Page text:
Happy New Year, everyone. For my first substantive post of 2009 I have something really special to share – a piece of never-before-seen concept art for the defunct yet beloved EPCOT Center attraction Horizons. The rendering dates to 1980, when the attraction was still known under its working title, Century III.
The sketch depicts the proposed post-show exhibit area that was originally slated to be built adjacent to the attraction’s unload area. The exhibits were designed to spotlight the various technologies then being marketed by General Electric, who was the original sponsor of the Horizons pavilion. The technologies would overlap thematically with the scenes within the ride, which depicted future life on land, under sea, and in space. Highlights included:
- Medical Systems: Diagnostic Imaging, Patient Monitoring, Demonstrate CT Scanner & Data Camera
- “International Theater” (Inverted Dome Theater): Helicopter views of Mining, Hydropower, G.E. Powered Ships, Construction Operations
- “Free Enterprise” & “Community”: Puppet or film shows that travel with the guest as he steps on circular moving sidewalk – traveling sound overhead
- G.E. Information Services: Mark III Computer Network, Mobile Radio Operations (Guest quizzes voice-activated data bank)
- Guest operated “Magnetic Levitation Vehicle”
- “Kaleidoscope Theater” (Film projection framed with angled mirrors creates giant sphere): Science & technology presented with kaleidoscopic views of computer chips, crystal growth, man-made diamonds, etc.
- “Simulators”: High speed vehicle experience – race car, helicopter, boat
- Research & Development: Aircraft Engines, New Materials, Energy Systems, Plastics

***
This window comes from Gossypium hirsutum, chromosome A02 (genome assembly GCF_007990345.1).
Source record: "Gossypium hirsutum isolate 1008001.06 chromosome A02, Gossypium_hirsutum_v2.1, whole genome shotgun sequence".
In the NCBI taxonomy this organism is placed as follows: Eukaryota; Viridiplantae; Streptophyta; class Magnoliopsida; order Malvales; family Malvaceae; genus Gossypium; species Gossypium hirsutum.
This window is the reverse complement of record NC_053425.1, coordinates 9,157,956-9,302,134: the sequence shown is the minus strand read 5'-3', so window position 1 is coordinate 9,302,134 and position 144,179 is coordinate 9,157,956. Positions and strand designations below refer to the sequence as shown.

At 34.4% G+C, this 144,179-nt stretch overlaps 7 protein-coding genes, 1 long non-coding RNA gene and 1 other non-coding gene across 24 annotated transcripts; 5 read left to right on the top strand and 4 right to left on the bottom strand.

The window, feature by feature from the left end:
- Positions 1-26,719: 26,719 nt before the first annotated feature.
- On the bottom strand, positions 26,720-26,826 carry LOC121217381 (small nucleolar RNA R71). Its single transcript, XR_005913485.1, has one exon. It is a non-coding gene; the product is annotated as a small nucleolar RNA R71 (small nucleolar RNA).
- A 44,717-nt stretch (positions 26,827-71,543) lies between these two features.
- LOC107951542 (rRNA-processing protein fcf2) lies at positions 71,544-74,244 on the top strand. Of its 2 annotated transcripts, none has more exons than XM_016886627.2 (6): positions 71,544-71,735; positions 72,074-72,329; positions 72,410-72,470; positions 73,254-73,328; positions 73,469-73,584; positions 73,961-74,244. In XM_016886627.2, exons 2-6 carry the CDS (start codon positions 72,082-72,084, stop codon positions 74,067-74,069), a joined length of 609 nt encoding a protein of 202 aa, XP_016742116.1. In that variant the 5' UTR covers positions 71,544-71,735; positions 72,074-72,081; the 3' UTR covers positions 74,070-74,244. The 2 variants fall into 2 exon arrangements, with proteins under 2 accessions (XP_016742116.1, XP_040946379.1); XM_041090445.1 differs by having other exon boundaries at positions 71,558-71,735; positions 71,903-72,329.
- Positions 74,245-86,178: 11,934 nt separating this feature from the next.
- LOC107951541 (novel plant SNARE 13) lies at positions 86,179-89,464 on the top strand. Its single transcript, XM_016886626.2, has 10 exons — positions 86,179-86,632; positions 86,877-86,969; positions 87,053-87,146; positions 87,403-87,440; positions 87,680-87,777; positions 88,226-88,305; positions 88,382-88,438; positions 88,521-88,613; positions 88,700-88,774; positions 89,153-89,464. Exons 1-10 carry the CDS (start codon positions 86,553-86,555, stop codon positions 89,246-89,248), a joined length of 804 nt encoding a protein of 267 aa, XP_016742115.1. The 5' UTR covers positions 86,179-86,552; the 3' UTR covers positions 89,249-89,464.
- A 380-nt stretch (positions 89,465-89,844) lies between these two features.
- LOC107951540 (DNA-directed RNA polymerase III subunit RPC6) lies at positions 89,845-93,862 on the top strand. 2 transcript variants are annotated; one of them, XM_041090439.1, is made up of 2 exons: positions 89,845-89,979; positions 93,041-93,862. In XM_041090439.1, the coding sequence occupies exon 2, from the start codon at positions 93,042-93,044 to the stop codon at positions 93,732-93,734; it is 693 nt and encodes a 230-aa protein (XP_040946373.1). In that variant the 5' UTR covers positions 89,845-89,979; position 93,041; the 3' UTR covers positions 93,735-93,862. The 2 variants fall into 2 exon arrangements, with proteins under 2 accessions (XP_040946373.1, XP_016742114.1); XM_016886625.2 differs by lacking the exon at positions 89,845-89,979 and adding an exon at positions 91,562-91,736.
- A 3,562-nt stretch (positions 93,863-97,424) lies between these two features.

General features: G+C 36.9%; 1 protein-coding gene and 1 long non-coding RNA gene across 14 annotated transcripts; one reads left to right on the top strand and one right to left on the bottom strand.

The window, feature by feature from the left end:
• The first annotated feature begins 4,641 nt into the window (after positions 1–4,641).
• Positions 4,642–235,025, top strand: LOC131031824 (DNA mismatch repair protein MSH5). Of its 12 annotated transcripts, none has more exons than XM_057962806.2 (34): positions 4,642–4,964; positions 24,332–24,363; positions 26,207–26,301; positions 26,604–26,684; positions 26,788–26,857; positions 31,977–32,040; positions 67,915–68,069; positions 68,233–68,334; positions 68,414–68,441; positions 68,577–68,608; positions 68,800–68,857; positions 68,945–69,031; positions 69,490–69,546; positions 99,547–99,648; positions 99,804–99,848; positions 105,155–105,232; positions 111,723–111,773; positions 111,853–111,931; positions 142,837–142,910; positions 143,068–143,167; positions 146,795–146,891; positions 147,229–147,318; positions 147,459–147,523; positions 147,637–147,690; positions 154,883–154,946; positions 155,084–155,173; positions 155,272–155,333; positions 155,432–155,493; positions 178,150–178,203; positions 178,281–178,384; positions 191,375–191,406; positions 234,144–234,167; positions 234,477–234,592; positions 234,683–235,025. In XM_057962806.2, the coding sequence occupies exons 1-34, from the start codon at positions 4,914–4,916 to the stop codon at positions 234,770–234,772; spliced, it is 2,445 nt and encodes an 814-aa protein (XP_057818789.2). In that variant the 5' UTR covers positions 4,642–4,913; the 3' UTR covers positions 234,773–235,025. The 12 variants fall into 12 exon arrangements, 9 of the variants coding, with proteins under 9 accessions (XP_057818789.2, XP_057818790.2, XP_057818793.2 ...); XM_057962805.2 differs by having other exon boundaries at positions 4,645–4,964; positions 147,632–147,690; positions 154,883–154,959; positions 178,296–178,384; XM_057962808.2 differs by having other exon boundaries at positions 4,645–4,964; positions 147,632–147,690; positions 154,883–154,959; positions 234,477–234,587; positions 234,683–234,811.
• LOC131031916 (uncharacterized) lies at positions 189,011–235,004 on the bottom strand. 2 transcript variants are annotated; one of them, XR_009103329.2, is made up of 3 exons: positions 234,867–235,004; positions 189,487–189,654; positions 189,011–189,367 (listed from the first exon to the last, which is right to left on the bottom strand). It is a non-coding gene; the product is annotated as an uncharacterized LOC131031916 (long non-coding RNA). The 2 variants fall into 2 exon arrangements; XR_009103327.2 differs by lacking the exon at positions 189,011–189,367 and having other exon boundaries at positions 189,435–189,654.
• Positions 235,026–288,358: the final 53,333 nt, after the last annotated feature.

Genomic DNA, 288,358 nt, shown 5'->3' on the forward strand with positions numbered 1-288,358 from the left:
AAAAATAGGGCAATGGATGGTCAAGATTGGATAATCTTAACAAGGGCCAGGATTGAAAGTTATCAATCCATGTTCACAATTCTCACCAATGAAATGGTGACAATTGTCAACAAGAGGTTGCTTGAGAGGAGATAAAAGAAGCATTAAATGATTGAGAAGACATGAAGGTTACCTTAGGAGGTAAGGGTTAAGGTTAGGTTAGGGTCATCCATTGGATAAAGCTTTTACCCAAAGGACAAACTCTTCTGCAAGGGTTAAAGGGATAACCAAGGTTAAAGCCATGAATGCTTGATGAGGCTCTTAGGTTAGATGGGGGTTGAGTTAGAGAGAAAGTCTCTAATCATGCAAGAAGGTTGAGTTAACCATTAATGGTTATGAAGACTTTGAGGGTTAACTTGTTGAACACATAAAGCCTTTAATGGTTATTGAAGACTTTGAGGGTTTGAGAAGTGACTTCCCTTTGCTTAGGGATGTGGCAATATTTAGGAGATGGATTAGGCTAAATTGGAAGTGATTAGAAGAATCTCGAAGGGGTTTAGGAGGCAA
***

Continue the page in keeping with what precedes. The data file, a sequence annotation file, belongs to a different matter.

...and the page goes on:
While the post show concept, dubbed “FutureFair” by Imagineers, was eventually scuttled, a couple of these concepts still saw the light of day. The “Kaleidoscope Theater” was retained by Imagineers and used in the queue area to highlight some of the attraction’s fantastic conceptual art by painter Robert McCall, and the moving theater concept for the “Free Enterprise” and “Community” segments was incorporated into the attraction itself as the show’s finale.
Why then was this exhibit not part of the final attraction? You might be surprised. When Imagineers were presenting the attraction’s designs to G.E. management, the company’s then-C.E.O. Jack Welch rejected the post-show as – brace yourselves – “too commercial”. No kidding. Wrap your brain around that one, and then imagine some executive today saying that. These days we’d be lucky to get the post-show and no attraction.
What’s interesting is that, although the post-show was commercial and the ride benefited from its absence, it would have been a really cool exhibit in CommuniCore. It certainly wouldn’t have seemed out of place. Also notable is that many of the concepts and issues explored in the exhibits are still very relevant today.
The above sketch comes courtesy of George McGinnis, former Imagineer and one of WDI’s greats. George came to Disney in 1966 and subsequently worked on, among other attractions, Adventures Thru Inner Space, Space Mountain and the WEDway PeopleMover. For EPCOT Center, he designed SMRT-1 and the Astuter Computer Revue for CommuniCore, and served as Show Designer for Horizons. George retired from Disney in 1995, having worked on attractions for Tokyo Disneyland and Animal Kingdom, but continued to serve as a consultant to the company afterwards. I’d like to thank him for sharing the fascinating piece of EPCOT history.